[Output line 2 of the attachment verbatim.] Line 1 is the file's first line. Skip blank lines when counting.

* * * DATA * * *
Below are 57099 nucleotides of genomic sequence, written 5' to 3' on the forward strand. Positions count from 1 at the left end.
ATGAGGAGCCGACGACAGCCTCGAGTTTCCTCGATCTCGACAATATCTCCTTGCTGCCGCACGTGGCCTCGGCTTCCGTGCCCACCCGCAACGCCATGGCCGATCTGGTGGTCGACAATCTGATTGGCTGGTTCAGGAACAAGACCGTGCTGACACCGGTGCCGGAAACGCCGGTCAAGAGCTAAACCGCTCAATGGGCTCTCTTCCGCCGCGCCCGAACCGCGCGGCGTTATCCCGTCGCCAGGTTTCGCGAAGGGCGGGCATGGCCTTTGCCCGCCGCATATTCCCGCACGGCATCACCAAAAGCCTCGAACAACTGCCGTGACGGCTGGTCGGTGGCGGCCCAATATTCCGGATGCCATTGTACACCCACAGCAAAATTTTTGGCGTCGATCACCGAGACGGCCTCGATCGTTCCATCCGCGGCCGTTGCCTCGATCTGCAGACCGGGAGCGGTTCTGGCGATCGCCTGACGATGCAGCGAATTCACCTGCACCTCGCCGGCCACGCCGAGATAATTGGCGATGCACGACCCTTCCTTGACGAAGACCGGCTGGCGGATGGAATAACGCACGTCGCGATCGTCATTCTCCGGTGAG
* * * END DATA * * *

ATGAGGAGCCGACGACAGCCTCGAGTTTCCTCGATCTCGACAATATCTCCTTGCTGCCGCACGTGGCCTCGGCTTCCGTGCCCACCCGCAACGCCATGGCCGATCTGGTGGTCGACAATCTGATTGGCTGGTTCAGGAACAAGACCGTGCTGACACCGGTGCCGGAAACGCCGGTCAAGAGCTAAACCGCTCAATGGGCTCTCTTCCGCCGCGCCCGAACCGCGCGGCGTTATCCCGTCGCCAGGTTTCGCGAAGGGCGGGCATGGCCTTTGCCCGCCGCATATTCCCGCACGGCATCACCAAAAGCCTCGAACAACTGCCGTGACGGCTGGTCGGTGGCGGCCCAATATTCCGGATGCCATTGTACACCCACAGCAAAATTTTTGGCGTCGATCACCGAGACGGCCTCGATCGTTCCATCCGCGGCCGTTGCCTCGATCTGCAGACCGGGAGCGGTTCTGGCGATCGCCTGACGATGCAGCGAATTCACCTGCACCTCGCCGGCCACGCCGAGATAATTGGCGATGCACGACCCTTCCTTGACGAAGACCGGCTGGCGGATGGAATAACGCACGTCGCGATCGTCATTCTCCGGTGAG